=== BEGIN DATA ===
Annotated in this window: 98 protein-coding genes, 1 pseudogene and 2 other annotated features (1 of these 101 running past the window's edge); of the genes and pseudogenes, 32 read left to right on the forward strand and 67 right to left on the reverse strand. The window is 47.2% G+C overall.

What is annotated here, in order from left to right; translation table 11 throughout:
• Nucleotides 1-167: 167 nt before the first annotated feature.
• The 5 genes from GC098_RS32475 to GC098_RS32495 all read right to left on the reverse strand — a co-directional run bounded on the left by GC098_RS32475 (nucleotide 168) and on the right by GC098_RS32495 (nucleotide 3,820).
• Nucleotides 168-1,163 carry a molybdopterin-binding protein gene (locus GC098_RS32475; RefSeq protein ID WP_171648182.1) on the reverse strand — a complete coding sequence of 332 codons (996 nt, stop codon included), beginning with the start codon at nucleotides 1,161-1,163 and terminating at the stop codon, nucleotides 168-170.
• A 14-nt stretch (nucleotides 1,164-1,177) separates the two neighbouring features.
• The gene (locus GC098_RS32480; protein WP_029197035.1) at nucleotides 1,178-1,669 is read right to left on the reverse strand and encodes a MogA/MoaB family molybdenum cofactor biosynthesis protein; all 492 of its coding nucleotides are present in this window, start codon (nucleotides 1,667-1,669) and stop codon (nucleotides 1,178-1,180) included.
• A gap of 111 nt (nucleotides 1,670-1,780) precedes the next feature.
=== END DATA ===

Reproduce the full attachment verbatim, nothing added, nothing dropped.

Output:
Annotated in this window: 98 protein-coding genes, 1 pseudogene and 2 other annotated features (1 of these 101 running past the window's edge); of the genes and pseudogenes, 32 read left to right on the forward strand and 67 right to left on the reverse strand. The window is 47.2% G+C overall.

What is annotated here, in order from left to right; translation table 11 throughout:
• Nucleotides 1-167: 167 nt before the first annotated feature.
• The 5 genes from GC098_RS32475 to GC098_RS32495 all read right to left on the reverse strand — a co-directional run bounded on the left by GC098_RS32475 (nucleotide 168) and on the right by GC098_RS32495 (nucleotide 3,820).
• Nucleotides 168-1,163 carry a molybdopterin-binding protein gene (locus GC098_RS32475; RefSeq protein ID WP_171648182.1) on the reverse strand — a complete coding sequence of 332 codons (996 nt, stop codon included), beginning with the start codon at nucleotides 1,161-1,163 and terminating at the stop codon, nucleotides 168-170.
• A 14-nt stretch (nucleotides 1,164-1,177) separates the two neighbouring features.
• The gene (locus GC098_RS32480; protein WP_029197035.1) at nucleotides 1,178-1,669 is read right to left on the reverse strand and encodes a MogA/MoaB family molybdenum cofactor biosynthesis protein; all 492 of its coding nucleotides are present in this window, start codon (nucleotides 1,667-1,669) and stop codon (nucleotides 1,178-1,180) included.
• A gap of 111 nt (nucleotides 1,670-1,780) precedes the next feature.